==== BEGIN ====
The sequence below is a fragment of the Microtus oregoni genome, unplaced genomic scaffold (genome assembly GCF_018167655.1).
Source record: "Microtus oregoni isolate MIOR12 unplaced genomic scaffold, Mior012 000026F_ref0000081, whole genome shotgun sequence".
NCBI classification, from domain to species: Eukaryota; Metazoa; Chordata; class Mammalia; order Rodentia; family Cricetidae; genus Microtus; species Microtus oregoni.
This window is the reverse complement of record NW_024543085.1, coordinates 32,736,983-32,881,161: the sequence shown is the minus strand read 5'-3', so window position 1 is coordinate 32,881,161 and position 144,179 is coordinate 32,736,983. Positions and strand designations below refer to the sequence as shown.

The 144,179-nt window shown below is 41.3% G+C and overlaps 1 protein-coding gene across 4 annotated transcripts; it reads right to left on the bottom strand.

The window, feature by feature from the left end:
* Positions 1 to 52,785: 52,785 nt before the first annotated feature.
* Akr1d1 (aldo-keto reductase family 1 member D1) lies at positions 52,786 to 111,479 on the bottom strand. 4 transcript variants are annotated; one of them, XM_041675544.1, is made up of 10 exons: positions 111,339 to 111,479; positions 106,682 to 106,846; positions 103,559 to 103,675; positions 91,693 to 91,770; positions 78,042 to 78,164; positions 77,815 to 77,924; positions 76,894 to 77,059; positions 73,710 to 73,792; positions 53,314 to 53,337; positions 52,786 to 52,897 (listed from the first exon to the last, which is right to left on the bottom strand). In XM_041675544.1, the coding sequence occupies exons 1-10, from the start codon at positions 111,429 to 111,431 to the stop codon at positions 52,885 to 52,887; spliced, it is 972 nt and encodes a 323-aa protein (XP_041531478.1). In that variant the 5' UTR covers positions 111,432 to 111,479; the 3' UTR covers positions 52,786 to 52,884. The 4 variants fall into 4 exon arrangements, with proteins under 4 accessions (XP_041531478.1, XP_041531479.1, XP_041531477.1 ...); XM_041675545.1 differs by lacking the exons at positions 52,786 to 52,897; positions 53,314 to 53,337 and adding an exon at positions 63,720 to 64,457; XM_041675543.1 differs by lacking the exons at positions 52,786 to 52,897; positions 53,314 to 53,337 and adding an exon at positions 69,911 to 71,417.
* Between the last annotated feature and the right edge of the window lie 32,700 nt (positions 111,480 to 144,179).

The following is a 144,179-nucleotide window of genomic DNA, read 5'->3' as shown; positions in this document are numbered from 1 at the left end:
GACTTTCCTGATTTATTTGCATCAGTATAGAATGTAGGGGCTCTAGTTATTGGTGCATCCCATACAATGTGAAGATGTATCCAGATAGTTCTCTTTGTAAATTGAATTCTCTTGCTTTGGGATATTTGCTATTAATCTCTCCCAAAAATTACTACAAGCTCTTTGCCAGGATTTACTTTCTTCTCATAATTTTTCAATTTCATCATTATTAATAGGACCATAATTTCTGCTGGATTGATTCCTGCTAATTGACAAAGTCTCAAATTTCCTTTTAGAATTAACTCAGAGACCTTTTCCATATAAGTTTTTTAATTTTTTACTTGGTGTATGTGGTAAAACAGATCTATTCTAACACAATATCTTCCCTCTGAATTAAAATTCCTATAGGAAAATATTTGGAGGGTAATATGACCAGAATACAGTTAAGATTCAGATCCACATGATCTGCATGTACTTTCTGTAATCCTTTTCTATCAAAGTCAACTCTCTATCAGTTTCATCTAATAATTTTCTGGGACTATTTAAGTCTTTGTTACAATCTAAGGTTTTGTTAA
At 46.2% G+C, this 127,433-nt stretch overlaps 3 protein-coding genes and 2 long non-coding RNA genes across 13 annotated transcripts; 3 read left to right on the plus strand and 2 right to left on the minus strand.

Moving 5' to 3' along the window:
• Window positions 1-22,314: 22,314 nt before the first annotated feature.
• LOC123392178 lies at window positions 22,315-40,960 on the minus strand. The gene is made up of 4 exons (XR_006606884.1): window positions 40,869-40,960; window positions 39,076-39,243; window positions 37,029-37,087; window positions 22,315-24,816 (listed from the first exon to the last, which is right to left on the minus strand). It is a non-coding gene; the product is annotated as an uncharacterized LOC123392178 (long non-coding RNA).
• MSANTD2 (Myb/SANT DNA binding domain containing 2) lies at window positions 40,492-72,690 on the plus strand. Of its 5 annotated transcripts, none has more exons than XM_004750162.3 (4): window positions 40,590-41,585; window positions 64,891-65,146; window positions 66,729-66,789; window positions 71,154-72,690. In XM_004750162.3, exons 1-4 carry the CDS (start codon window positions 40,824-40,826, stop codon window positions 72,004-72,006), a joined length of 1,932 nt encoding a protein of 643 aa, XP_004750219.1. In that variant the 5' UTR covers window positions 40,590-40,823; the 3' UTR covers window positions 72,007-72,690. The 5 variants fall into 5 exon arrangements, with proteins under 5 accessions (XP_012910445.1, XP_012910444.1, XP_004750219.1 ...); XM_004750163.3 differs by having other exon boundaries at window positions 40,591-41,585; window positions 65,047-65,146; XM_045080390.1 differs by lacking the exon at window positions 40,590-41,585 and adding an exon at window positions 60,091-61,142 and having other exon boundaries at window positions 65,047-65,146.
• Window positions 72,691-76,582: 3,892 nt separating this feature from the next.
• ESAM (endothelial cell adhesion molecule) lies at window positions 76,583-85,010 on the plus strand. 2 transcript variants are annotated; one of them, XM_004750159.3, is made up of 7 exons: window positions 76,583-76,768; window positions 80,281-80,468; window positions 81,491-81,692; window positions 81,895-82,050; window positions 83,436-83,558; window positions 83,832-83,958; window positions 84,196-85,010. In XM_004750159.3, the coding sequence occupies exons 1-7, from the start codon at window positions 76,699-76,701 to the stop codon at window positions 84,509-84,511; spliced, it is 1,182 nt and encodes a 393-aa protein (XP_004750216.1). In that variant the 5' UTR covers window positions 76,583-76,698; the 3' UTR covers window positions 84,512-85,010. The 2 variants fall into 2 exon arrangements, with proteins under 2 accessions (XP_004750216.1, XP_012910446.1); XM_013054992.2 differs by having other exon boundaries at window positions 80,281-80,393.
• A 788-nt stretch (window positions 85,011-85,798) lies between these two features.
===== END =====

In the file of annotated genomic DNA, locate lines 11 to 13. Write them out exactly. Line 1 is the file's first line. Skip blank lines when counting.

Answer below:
GACTTTCCTGATTTATTTGCATCAGTATAGAATGTAGGGGCTCTAGTTATTGGTGCATCCCATACAATGTGAAGATGTATCCAGATAGTTCTCTTTGTAAATTGAATTCTCTTGCTTTGGGATATTTGCTATTAATCTCTCCCAAAAATTACTACAAGCTCTTTGCCAGGATTTACTTTCTTCTCATAATTTTTCAATTTCATCATTATTAATAGGACCATAATTTCTGCTGGATTGATTCCTGCTAATTGACAAAGTCTCAAATTTCCTTTTAGAATTAACTCAGAGACCTTTTCCATATAAGTTTTTTAATTTTTTACTTGGTGTATGTGGTAAAACAGATCTATTCTAACACAATATCTTCCCTCTGAATTAAAATTCCTATAGGAAAATATTTGGAGGGTAATATGACCAGAATACAGTTAAGATTCAGATCCACATGATCTGCATGTACTTTCTGTAATCCTTTTCTATCAAAGTCAACTCTCTATCAGTTTCATCTAATAATTTTCTGGGACTATTTAAGTCTTTGTTACAATCTAAGGTTTTGTTAA
At 46.2% G+C, this 127,433-nt stretch overlaps 3 protein-coding genes and 2 long non-coding RNA genes across 13 annotated transcripts; 3 read left to right on the plus strand and 2 right to left on the minus strand.

Moving 5' to 3' along the window: